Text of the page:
How Does OVDP Willfulness Impact Citizenship (I-485 & N-400)?

Many Tax lawyers, CPAs, and Enrolled Agents do not understand the ramifications of OVDP (Offshore Voluntary Disclosure Program) on foreign nationals seeking to apply for Legal Permanent Residency (“Green Card”) or US Citizenship.
OVDP – Your Citizenship & Legal Permanent Residency are at Stake.

How Does OVDP Willfulness Impact Citizenship?

How Does OVDP Willfulness Impact Citizenship (I-485 & N-400)? (Golding & Golding)

How Does OVDP Willfulness Impact Citizenship (I-485 & N-400)? (Golding & Golding)

When it comes to the willful failure to report foreign income and/or foreign accounts, one of the best ways to get into compliance is with OVDP. But, when a person has a pending or imminent Naturalization or Legal Permanent Residency Application, there is a lot to consider before making any proactive representation to the IRS.

**OVDP is not the same as the Streamlined Program, in which a person is certifying they are non-willful, and therefore these issues do not typically apply for Streamlined Applications.

OVDP is not Criminal

Just because a person enters OVDP does not mean they are criminal; OVDP is not a criminal procedure.

But when a person has a pending N-485 or I-400 application pending (that they have already signed) the situation is different. That is because when a person submits immigration documentation, they are already stating that they did not break any laws and/or certified that there taxes were properly filed.

Were you Scared Into OVDP?

One of the main issues we are coming across are foreigners who comes to us after they were sold on the idea of OVDP. They are scared into OVDP before having the opportunity to speak with a knowledgeable international tax attorney in order to explain the ramifications of an OVDP application on other aspects of a person’s life, including naturalization and citizenship.

OVDP & Naturalization or Legal Permanent Residency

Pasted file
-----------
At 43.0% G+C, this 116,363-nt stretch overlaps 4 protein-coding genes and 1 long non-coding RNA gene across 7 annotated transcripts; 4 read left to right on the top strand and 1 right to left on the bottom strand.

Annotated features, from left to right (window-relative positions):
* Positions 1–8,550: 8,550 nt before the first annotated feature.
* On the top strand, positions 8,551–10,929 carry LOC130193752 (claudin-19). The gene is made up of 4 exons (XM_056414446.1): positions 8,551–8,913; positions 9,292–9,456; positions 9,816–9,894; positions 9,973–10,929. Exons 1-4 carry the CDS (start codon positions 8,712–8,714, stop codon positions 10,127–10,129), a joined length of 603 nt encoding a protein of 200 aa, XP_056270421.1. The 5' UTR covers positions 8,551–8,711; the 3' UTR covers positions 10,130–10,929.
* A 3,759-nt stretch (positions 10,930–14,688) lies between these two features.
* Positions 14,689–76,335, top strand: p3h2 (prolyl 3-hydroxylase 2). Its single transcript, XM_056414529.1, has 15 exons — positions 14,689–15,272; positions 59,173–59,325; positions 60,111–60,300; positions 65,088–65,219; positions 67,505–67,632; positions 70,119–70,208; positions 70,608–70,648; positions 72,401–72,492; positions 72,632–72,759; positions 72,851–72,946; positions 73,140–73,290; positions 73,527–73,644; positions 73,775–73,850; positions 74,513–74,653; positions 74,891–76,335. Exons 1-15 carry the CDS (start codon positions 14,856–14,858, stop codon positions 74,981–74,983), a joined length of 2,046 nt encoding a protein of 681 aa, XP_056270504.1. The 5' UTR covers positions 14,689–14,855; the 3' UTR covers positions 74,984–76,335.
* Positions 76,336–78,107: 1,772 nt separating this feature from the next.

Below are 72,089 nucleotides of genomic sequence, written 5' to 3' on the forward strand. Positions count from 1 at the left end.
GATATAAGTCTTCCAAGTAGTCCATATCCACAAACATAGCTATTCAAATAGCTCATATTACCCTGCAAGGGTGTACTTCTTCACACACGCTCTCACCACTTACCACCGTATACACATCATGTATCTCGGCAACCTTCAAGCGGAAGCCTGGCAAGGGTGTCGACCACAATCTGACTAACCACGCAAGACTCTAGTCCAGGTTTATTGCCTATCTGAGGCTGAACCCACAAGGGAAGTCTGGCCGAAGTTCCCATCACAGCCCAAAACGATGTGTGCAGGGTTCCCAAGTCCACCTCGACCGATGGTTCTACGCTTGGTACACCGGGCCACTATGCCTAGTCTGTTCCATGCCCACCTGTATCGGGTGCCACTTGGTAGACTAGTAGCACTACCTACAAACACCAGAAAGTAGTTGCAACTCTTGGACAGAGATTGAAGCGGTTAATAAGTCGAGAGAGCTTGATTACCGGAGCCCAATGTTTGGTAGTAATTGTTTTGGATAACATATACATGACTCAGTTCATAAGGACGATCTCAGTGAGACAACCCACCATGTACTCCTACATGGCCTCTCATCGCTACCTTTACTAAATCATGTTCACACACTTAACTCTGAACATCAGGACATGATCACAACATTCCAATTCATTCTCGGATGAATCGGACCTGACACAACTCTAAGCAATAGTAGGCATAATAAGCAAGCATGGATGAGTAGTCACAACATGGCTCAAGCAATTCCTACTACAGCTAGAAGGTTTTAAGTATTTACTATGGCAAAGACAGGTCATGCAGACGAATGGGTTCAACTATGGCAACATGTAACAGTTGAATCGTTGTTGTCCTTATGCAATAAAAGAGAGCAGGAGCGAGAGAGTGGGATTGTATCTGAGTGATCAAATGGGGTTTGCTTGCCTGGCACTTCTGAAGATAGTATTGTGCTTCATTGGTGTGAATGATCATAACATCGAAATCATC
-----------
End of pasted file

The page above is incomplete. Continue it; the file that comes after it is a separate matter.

If you are currently seeking to apply for Naturalization or Legal Permanent Residency, it is very important to carefully evaluate whether you were willful or not (including international omission and reckless disregard) before submitting to the IRS. If you were non-willful, OVDP may be a bit of an overkill.

While we do represent many people who choose OVDP over Streamlined for many different reasons, when a person is already in the process of Naturalization or seeking Legal Permanent Residency, there are many factors and strategies to consider – along with the timing of the submission.

OVDP vs. Streamlined

It is important to understand the basics of the different IRS Offshore Voluntary Disclosure Programs before making any proactive representation to the IRS.

These two Voluntary Disclosure programs (OVDP and Streamlined) are made available by the IRS to individuals, estates and businesses that are out of compliance regarding the reporting of offshore accounts, income, investments, real estate, retirement, pensions, etc.

What is OVDP?

The easiest way to understand OVDP is to breakdown what each element or requirement of the Program is:


Offshore does not mean you should be conjuring up visions of resting easy in the Bahamas, or stashing millions in the Caymans. Essentially, from an international IRS tax perspective, it simply means you have money overseas. Whether the money is in a foreign account, overseas, or abroad — it is being held “offshore.”

Therefore, in order to qualify for OVDP you must have unreported assets, income or investments abroad. If you do have offshore assets, income or investments, then you can report them with OVDP — and you can include domestic undisclosed money as well.

But, it is important to keep in mind that you do not get the same protection for your domestic undisclosed money that you receive for your offshore undisclosed money. Moreover, if you do not have any undisclosed offshore money, and all of your unreported money is domestic (located in the United States), you can submit to the IRS Domestic Voluntary Disclosure Program, but not OVDP.